Gladys Berejiklian has indicated her government would "consider it" if evidence showed lives would be saved.
Her statement comes after two festival fatalities over the New Year's period caused by suspected drug overdoses. 22-year-old Josh Tam died on December 29th after consuming an "unknown substance" at Lost Paradise, just north of Sydney, the same day as a 20-year-old attendee at Beyond The Valley in Victoria was rushed to hospital under similar circumstances, dying on Tuesday.
A further four non-fatal overdoses were recorded at Sydney's Field Day event on January 1st, amidst 195 drug-related arrests, while Falls Festival alerted ticket holders about "dangerous orange pills" in circulation.
Speaking to the media this week, Premier Berejiklian said, "If there was a way in which we could ensure that lives were saved through pill testing we would consider it." Although adding the caveat that "there is no evidence provided to the government on that" and that "pill testing gives people a false sense of security," the statement suggests a softening in tone from the NSW state government's hardline stance on the issue that previously had Berejiklian insisting against testing and calling for the permanent shutdown of Sydney hardstyle event Defqon.1 following two drug-related deaths.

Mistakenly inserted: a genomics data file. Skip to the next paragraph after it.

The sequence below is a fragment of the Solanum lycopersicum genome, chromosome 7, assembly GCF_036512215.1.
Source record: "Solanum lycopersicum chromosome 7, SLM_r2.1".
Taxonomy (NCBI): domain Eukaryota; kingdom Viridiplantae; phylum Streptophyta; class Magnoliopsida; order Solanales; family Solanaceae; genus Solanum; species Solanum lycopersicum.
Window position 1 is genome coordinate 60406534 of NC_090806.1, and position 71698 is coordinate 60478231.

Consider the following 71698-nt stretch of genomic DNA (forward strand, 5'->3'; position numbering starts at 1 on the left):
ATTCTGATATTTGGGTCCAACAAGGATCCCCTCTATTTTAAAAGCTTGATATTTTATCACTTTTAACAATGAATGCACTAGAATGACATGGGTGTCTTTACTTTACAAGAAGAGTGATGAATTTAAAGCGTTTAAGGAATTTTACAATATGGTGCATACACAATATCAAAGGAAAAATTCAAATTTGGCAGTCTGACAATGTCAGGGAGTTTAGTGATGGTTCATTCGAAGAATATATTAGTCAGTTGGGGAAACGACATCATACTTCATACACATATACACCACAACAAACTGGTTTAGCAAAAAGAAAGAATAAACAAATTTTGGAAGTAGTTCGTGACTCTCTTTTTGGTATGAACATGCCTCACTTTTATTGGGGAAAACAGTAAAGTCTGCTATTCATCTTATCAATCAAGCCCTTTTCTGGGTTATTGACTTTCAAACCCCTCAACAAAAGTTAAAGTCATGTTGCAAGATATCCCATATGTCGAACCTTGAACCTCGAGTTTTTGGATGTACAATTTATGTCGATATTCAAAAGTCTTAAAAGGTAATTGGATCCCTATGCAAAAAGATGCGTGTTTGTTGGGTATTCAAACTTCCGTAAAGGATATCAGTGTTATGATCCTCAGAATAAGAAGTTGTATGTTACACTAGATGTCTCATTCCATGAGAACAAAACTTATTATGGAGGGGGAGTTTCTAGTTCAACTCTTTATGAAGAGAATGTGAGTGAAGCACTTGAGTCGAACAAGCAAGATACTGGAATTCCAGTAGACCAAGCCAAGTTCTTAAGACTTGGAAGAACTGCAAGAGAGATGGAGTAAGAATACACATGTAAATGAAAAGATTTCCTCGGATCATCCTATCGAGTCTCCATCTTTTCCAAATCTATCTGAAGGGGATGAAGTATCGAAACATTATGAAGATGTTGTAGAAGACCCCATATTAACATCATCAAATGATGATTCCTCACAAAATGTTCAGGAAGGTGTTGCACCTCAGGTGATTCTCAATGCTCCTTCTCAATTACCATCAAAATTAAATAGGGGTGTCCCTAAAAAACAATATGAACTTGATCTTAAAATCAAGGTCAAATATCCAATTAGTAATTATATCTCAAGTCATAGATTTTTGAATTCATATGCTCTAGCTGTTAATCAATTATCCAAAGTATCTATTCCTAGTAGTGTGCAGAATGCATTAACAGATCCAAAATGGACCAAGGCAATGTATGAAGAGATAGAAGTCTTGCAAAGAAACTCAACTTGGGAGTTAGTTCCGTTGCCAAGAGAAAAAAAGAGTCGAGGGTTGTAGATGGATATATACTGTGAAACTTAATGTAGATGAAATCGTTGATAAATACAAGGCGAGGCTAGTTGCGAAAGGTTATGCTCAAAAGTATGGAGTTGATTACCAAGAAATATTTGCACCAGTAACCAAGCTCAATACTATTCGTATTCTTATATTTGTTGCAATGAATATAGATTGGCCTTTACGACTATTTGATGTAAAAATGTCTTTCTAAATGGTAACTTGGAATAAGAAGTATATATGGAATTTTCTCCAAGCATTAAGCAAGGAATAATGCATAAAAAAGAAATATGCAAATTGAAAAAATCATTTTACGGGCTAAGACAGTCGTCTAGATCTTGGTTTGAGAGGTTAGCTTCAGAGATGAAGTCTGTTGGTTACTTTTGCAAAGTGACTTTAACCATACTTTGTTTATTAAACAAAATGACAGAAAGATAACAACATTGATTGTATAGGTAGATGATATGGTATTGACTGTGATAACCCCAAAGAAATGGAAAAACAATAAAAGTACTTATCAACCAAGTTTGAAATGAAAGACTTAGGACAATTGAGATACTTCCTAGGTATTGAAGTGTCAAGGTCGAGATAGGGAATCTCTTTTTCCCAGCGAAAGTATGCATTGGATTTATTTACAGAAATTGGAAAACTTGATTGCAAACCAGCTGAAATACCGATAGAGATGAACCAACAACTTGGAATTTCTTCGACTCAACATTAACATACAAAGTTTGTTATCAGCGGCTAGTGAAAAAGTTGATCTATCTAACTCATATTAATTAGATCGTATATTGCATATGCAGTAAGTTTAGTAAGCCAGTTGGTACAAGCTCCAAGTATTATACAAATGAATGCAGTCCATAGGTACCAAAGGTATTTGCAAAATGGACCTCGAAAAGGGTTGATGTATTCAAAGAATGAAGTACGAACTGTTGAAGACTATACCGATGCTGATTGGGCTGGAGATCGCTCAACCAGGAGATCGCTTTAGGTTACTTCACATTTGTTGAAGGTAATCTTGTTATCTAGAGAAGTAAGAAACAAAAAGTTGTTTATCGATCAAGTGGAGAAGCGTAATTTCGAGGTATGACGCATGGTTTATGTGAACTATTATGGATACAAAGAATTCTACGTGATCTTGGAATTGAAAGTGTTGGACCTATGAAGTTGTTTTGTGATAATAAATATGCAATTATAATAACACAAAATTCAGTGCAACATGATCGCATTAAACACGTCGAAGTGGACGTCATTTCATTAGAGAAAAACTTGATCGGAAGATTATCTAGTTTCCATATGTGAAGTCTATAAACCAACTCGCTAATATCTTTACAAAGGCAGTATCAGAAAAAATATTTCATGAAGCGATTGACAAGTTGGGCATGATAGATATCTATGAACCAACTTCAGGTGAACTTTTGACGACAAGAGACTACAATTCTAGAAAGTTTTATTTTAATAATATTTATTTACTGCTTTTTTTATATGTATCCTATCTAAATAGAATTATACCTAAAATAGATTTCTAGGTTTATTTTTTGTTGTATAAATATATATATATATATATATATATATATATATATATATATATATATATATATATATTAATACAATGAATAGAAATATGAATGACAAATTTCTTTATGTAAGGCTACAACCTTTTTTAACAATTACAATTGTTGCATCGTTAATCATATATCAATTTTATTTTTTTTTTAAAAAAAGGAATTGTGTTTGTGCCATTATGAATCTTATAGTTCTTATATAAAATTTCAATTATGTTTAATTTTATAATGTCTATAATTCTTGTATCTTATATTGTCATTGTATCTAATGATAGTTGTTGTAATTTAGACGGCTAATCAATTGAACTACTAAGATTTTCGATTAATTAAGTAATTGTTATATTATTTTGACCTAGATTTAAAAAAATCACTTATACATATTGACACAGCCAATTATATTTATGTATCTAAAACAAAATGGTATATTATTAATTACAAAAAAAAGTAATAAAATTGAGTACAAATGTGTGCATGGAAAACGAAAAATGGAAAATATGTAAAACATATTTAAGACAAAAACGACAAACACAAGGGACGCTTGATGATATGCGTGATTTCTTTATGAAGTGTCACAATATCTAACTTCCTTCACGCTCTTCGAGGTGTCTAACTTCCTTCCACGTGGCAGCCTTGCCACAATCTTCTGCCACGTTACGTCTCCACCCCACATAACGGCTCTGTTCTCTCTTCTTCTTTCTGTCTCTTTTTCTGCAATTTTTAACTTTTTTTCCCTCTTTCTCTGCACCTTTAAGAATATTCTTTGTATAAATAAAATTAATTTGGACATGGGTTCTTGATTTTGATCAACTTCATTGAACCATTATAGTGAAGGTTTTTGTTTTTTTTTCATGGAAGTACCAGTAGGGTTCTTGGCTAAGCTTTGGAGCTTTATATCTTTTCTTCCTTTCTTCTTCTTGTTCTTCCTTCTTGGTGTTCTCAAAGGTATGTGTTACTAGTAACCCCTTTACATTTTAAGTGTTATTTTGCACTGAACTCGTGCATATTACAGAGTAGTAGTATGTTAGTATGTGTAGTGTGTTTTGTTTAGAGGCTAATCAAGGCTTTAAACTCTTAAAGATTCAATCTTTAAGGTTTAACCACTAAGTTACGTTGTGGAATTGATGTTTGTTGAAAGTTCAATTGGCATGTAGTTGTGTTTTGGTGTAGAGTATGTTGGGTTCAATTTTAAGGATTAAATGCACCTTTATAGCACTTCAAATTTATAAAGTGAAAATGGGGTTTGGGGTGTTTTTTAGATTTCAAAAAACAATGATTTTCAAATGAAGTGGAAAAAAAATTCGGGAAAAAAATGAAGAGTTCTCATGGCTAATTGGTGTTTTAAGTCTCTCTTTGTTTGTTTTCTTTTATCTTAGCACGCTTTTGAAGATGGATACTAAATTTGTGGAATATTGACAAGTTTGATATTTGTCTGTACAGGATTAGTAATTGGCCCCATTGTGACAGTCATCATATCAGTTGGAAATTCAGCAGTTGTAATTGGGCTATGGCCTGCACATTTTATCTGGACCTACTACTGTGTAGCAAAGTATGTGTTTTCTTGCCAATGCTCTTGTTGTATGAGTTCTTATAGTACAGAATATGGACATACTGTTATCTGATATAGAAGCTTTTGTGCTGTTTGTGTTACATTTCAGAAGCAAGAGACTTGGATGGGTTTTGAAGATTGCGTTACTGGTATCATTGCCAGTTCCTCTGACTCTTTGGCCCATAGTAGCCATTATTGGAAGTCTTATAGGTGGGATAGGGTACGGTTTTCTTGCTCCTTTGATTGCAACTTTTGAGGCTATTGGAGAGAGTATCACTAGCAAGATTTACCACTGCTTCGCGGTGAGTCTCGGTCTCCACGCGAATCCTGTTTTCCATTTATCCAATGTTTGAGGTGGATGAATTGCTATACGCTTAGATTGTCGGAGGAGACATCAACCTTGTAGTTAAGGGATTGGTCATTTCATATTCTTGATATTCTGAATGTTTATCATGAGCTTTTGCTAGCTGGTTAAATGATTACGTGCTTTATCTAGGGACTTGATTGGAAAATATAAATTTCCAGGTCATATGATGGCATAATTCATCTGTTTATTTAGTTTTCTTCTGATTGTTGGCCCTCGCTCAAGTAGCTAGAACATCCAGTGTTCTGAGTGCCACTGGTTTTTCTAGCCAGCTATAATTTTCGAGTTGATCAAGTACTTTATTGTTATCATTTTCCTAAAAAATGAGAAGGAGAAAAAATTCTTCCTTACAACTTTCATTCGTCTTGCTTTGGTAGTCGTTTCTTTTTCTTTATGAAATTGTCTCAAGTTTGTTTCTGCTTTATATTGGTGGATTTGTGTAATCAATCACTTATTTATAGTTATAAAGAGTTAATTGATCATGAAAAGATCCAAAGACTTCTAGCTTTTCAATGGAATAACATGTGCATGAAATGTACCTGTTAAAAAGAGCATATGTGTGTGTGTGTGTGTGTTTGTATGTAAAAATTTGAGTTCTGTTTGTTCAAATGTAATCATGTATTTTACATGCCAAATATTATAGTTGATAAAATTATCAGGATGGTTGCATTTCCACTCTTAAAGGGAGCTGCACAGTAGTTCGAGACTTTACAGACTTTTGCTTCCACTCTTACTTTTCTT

NSW Labor leader Michael Daley responded to the two most recent deaths with a shift in his party's policy, which had also previously mirrored Berejiklian's government.
"Pill testing should not be off the table," he said in a statement, indicating that his party would commit to holding a "drug summit" if they were to win the upcoming state election in march. Victorian Mental Health Minister Martin Foley, meanwhile, confirmed that his government would remain steadfast against testing, saying "advice from Victoria Police tells us it can give people a false, and potentially fatal, sense of security about illicit drugs."
So far the only Australian state to trial pill testing has been the ACT, with a first attempt at local festival Groovin' The Moo hailed an "overwhelming success." Since then there have been five deaths at festivals around the country from suspected overdoses, leading people like former Australian Federal Police commissioner Mick Palmer to urge other state governments to "at least have the courage to run a trial and go from there. Instead of 'Just Say No', how about we say 'Just Say No more kids dying on our watch?'"
For more on drug policies and music around the world, read Dr. Luis-Manuel Garcia's in-depth feature.